Damn the Developers!
While Pushkin was promenading me a recent morning, we were assailed by a defeated political candidate. It was the strangest encounter I've had in 22 years covering county politics.
It would be understatement to say Harold Domer was wrought up; he was furious, spitting words out in machine-gun fashion. In mid-conversation, he hoisted his shoulders square and proclaimed that columns about "my wife" were "unconscionable." In fact, she had been the subject of some legal speculation and discussion before the News-Post published my opinions.
Was ex-police lieutenant Barbara Domer a public figure? Some editors said not. The lawyers intervened. They said she remained one from her highly controversial era on the department. She became one as the wife of a candidate. And her rabble-rousing behavior during the campaign - demanding his opponents' signs be replaced by his - cinched the argument. In the event, Mrs. Domer has never been the demure, apron-ed Hausfrau who needed protection from the nasty journalist.
During my 22 years professionally observing and commenting on events and people for the Frederick media, I have taken particular pride in never personally attacking anyone. Some politicians have felt very much otherwise, in the manner of Mr. Domer; but I have carefully stayed on the public side. For example, anti-development politician David Gray's foray into development was a proper subject; another candidate's drinking problem was not. (That has nothing to do with my highly publicized conviction for Drinking While Intoxicated; I was.)
Not every candidate's spouse should be considered a public figure, at least in my book. But at the moment a family member makes official the desire to exercise public power, every member of the family comes under public scrutiny. That's a given of American politics.
On the other hand, Commissioner John "Lennie" Thompson's wife has skyrocketed by her own linguistic acrobatics to a stellar place on the local scene: her colorful diatribes have been, metaphorically at least, shouted from the roof-tops. By contrast, Mrs. John Lovell has no identity in my mind, except she is married to the commissioner. Suzy Thompson is obviously a public figure; Johanna Lovell, not. (By the way, I had to make a call to learn Mrs. Lovell's first name.)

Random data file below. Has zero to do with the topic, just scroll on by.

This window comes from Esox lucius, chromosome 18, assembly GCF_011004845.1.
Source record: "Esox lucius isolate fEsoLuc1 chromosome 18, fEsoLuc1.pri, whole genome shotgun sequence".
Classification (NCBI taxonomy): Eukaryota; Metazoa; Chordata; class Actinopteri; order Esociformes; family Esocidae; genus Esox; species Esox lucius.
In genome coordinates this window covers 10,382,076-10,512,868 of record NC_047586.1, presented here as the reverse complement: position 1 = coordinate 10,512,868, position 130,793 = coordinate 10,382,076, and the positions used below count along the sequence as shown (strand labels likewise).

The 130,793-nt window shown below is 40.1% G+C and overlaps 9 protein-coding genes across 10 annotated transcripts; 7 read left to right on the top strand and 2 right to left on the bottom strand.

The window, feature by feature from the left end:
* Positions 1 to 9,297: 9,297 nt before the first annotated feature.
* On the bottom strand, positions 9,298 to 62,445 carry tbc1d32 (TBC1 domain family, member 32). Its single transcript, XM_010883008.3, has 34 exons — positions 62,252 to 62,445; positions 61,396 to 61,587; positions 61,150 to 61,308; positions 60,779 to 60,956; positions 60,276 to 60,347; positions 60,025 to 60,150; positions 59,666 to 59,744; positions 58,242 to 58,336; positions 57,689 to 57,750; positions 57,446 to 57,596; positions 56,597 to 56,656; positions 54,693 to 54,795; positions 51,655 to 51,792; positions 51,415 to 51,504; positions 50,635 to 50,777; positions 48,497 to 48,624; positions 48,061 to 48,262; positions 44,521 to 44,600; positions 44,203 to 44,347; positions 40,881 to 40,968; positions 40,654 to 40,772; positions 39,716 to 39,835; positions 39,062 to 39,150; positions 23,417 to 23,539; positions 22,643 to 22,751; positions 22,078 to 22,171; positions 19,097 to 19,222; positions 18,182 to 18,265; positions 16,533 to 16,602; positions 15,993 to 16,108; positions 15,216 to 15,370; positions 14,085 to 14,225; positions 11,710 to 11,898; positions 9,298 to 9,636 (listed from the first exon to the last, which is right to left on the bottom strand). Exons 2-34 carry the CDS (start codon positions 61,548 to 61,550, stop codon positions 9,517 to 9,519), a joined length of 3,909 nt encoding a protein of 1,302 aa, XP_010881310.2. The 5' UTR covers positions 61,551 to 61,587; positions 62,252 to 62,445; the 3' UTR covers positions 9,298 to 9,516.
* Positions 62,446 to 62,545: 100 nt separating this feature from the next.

We are in the middle of the nastiest election season I've witnessed here: Sen. Joseph R. McCarthy's ill-founded character assassinations, in my Washington youth, were the worst of my life. Fortunately, the meanest of the local bad mouths got their comeuppance in the primary.
Since moving to Frederick, at least, I had not witnessed the heat of the invectives aimed at Mike Cady and Mr. Lovell. Unfortunately for the naysayers, they wound up one-two on the Republicans-for-commissioners list. Unfazed, their enemies promise both gentlemen will be history after the November 7 general elections. And they might. I've heard speculation that independents will join "good" Democrats in sweeping them out of office. Of course, the same voices were predicting they would be ground into dust in September.
During the past four years, there have been points of difference between Commissioners Lovell and Cady and me; Mr. Cady, in particular. The first to come to mind? His support of the Health Department's ill-fated attempt to sweep goodies out of downtown stores on First Saturdays. Our conversations on the subject were terse and highly controlled; he squared his jaw a lot. In the event, nothing happened. Merchants cited for alleged violations were never brought to court. Incidentally, no one reported sick or dead from the free candy and such.